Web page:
From Morphett Street to Silicon Valley, HappyCo is the Adelaide startup that got away, but, despite the distance, is still investing in Adelaide's startup scene.
HappyCo: The Adelaide startup that got away
HappyCo’s startup story begins in a small space above an adult store on Morphett Street in 2011.
After investing in real estate and seeing how property managers conducted inspections – through an anachronistic paper-based system – Jindou Lee designed an app that would solve the inefficiency of handling real-world documents.
He took his designs to real estate agencies across Adelaide, and 19 of the 20 he approached agreed to a $50-per-month subscription that would eventuate in his app, Happy Inspector.
With the app’s premise sold, Jindou approached Andrew Mackenzie-Ross and asked him to build the app in his spare time.
“So he was just spending his nights, after his normal day job, building software,” Jindou says.
“We launched, went to the market, and then we started seeing a lot of sign ups from US and we thought ‘Wow, this is a big market in the US.”
HappyCo found success, but not in Adelaide. The company has been based in Silicon Valley since April 2012, where they employ around 40 people. The last Jindou heard, their former Morphett Street office is now a massage parlour.
Despite the confirmation they’d received received through their pre-launch subscriptions, Jindou and Andrew struggled to find funding.
“We had a tough time, because in 2011 no one really understood tech,” Jindou says.
“There was a group called SA Angels, but they were pretty much a bunch of people just sitting around a table listening to people pitch and saying ‘nope!’
“We were trying to raise $100,000. Everyone was knocking us back saying ‘Nah, we really like you guys, but I don’t believe that this is a big problem in the world.’”
The duo applied for startup programs and got into Startmate, which took them to Sydney for six months, before they were accepted into 500 Startups in Silicon Valley, where they pitched to founder (and notorious creep), Dave McClure.
“I basically just showed him our app working and said ‘we have x amount of customers,’ and he was like ‘cool, I’ll invest,’” Jindou recalls.
“From then we raised a small amount of money and then we just continued to meet other investors. We probably made about 77 or 78 investors before we closed our round. It took a while.”
Though it was difficult to raise money in Silicon Valley – you’re still asking people to part with their cash, Jindou laughs – HappyCo was a much easier sell to investors in a larger, less risk-averse market, and where tech as an industry was better understood.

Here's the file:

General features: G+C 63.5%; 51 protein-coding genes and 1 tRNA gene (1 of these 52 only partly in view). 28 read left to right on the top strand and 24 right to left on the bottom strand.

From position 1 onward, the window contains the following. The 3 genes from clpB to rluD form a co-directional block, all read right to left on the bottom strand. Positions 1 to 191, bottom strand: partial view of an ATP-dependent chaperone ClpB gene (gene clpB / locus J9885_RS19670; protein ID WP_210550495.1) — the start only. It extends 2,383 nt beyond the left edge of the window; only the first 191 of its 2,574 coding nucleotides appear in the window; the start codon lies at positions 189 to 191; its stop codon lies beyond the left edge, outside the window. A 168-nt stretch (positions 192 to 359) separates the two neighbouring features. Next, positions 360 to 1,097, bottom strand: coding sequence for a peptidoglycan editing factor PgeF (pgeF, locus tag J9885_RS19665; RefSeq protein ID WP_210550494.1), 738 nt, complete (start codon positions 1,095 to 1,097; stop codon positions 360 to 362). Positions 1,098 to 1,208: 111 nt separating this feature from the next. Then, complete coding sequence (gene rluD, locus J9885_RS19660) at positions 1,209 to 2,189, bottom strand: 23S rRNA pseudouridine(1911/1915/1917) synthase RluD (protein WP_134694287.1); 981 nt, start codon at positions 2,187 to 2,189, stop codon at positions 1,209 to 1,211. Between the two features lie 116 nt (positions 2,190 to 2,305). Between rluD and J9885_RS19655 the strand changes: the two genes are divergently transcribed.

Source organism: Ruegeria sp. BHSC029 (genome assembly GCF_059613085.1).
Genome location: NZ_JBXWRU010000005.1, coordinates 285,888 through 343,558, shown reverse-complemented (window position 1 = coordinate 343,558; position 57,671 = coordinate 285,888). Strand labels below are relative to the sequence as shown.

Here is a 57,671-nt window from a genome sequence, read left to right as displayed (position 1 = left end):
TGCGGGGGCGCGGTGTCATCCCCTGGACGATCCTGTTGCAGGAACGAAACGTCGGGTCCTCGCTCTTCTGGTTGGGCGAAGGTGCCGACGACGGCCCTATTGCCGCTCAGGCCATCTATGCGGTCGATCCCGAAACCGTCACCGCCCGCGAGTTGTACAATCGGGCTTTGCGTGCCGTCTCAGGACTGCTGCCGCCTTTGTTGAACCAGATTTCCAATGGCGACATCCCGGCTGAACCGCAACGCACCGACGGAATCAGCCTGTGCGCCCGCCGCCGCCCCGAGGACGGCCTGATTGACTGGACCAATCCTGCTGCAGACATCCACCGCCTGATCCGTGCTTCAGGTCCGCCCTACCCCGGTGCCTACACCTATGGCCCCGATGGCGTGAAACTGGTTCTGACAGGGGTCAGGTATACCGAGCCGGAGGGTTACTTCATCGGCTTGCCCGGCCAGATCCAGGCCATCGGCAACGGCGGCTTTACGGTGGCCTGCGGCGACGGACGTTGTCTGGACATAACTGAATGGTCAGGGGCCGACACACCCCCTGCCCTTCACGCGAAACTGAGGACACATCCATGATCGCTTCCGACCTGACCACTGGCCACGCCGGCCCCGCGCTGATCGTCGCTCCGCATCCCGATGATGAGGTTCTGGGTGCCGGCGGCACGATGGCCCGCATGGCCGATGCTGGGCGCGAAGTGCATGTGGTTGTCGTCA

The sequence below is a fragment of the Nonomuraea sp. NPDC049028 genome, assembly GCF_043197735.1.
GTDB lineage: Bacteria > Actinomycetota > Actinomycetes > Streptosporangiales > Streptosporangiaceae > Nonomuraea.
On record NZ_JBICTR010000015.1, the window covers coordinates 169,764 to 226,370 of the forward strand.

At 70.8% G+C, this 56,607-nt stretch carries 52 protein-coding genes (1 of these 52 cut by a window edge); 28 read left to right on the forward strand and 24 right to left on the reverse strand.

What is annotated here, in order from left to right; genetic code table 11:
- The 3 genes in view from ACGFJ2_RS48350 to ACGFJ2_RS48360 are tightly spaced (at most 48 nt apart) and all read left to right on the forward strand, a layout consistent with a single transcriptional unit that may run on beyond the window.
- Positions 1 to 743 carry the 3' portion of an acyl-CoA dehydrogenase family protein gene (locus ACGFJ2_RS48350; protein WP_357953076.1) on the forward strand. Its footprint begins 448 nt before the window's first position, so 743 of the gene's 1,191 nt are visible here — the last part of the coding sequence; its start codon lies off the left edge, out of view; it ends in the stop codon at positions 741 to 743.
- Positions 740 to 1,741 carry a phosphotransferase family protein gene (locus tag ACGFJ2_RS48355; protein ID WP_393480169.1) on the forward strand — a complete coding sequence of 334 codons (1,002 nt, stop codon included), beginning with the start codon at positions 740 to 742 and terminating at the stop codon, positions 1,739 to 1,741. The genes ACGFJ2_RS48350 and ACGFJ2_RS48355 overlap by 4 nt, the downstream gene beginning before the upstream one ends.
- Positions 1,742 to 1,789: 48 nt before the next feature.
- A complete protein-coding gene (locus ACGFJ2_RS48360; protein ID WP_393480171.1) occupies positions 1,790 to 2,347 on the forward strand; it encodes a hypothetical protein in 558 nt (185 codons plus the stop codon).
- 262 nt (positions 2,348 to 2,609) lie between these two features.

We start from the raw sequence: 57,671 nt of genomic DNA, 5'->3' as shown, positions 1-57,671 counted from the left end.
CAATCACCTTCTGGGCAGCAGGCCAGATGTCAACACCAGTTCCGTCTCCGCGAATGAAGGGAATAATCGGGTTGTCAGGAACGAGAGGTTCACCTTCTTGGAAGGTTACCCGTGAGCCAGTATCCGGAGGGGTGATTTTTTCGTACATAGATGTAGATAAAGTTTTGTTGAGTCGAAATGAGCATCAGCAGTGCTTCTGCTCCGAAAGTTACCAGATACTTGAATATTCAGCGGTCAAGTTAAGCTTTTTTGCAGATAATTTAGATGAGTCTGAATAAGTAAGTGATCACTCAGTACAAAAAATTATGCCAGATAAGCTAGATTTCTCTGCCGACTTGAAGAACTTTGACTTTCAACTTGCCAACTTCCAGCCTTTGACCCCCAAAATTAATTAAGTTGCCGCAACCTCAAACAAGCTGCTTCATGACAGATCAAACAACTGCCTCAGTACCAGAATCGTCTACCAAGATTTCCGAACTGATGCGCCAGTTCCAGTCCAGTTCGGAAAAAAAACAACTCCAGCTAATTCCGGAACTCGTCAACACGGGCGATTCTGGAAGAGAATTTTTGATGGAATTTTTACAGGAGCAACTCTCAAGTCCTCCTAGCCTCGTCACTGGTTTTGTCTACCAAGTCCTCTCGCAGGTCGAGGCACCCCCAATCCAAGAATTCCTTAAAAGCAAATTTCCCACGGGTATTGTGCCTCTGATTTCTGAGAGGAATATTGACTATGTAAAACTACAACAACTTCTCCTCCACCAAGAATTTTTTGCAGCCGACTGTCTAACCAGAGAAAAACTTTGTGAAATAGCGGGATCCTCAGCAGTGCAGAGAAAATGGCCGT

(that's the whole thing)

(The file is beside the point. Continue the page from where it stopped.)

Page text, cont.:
Though it was frustrating at the time, Jindou and Andrew describe their initial funding troubles as a blessing in disguise.
“It would be a different business,” Andrew says.
“There is possibly a business out there, but it wouldn’t be 40 people, it would be three or four in Adelaide trying to sell software over the Internet.”
“Now we’re 40 people, millions of dollars in revenue. I think we’re one of the fastest growing companies in the property management software space,” Jindou says.
That’s not to say their hearts aren’t still in Adelaide; though their sales and marketing and executive teams are in the US, Jindou and Andrew have made a point of keeping their engineering and support teams in Adelaide.
“A third of our team is in Adelaide, and for us, we’re gong to continue to grow the Adelaide team,” Jindou says.
“There’s great universities – Adelaide University, UniSA – great engineering talent coming out.
“I think we both would love to be the number one employer, you know, like the Atlassian in Sydney, but be the HappyCo in Adelaide, and there’s a lot of flow-on effects.
“If we’re in a position to invest in someone that used to work for us, that would be a great opportunity to do that as well. We know we create jobs, we’ll create 50 to 100 in the next three to five years, then those people, you know, three or five of them will start something that will create another 50 to 100, and that flows on. That’s all we can really aim for.”
They also hope to provide the opportunities to graduates they weren’t afforded when they were finding their feet in the industry.
“I remember my first job, I worked for a web design company in Adelaide, and this is after finishing uni, I got first class honours, finished design, top of my class, and I was getting paid $28,000 a year and I was like ‘holy shit, I should’ve just gone to Woolies and I’ll get double that just stacking shelves,’” Jindou laughs.
Jindou and Andrew believe a successful startup culture can be built in Adelaide, and they hope to be a part of it, but they know it’s going to take work.
“It’s going to be the companies that are there, and the media, getting together and turning it into a tech hub. [Then] when people are looking for jobs they think ‘Sydney, Melbourne, Adelaide,” Andrew says.